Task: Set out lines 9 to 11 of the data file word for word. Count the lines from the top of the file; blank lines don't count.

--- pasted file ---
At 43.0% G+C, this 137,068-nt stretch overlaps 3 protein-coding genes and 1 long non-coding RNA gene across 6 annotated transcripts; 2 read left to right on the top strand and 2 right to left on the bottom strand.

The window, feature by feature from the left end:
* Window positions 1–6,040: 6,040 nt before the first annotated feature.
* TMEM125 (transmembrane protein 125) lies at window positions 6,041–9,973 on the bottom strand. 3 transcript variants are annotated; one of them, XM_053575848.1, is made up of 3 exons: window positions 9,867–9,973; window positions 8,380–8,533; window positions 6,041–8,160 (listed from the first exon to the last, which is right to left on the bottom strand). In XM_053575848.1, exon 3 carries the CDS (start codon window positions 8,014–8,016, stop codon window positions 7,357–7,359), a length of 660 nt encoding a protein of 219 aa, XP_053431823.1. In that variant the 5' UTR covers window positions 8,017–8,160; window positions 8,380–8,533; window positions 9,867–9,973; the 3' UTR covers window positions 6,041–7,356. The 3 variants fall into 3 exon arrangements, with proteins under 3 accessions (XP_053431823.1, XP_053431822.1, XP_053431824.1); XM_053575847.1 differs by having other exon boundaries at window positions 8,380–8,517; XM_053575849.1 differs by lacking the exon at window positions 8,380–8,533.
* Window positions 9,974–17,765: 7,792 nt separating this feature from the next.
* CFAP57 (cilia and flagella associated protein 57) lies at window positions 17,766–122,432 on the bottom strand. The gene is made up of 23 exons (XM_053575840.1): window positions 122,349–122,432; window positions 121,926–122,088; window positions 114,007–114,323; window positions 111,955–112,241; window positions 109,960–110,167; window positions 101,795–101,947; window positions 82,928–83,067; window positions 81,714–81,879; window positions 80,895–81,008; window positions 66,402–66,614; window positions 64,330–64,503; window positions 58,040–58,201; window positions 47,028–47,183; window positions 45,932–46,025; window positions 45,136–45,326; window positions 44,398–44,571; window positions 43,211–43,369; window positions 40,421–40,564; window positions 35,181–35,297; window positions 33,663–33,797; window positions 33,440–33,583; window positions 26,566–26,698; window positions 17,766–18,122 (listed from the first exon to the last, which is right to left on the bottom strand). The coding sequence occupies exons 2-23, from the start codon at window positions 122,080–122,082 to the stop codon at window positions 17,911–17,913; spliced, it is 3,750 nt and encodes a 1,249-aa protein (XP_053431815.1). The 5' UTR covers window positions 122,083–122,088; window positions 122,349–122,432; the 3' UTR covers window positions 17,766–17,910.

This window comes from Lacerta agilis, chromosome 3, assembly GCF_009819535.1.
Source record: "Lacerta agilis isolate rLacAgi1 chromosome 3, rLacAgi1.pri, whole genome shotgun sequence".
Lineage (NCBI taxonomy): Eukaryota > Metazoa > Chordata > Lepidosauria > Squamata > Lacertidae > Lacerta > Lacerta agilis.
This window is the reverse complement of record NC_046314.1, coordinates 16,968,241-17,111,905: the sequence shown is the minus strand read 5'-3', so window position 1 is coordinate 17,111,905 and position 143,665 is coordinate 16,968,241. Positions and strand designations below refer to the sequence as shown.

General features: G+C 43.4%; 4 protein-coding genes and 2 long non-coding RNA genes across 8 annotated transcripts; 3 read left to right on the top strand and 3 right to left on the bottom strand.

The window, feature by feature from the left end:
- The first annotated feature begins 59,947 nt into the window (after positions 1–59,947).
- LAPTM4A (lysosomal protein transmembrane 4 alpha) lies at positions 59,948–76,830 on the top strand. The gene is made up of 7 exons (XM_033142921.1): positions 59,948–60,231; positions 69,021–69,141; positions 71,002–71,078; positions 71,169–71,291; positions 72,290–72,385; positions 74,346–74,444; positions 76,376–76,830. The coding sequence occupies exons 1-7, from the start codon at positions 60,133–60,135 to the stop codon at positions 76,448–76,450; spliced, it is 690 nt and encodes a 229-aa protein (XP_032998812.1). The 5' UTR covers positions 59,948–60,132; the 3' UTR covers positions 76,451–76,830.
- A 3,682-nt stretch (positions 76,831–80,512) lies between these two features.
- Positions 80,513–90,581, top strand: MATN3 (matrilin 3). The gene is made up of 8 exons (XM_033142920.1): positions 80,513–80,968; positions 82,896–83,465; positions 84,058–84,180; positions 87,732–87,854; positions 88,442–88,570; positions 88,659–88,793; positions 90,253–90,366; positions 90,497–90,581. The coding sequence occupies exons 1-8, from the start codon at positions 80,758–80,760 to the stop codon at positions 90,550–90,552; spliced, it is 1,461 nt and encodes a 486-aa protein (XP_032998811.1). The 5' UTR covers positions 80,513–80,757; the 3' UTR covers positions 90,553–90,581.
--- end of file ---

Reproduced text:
Lineage (NCBI taxonomy): Eukaryota > Metazoa > Chordata > Lepidosauria > Squamata > Lacertidae > Lacerta > Lacerta agilis.
This window is the reverse complement of record NC_046314.1, coordinates 16,968,241-17,111,905: the sequence shown is the minus strand read 5'-3', so window position 1 is coordinate 17,111,905 and position 143,665 is coordinate 16,968,241. Positions and strand designations below refer to the sequence as shown.

General features: G+C 43.4%; 4 protein-coding genes and 2 long non-coding RNA genes across 8 annotated transcripts; 3 read left to right on the top strand and 3 right to left on the bottom strand.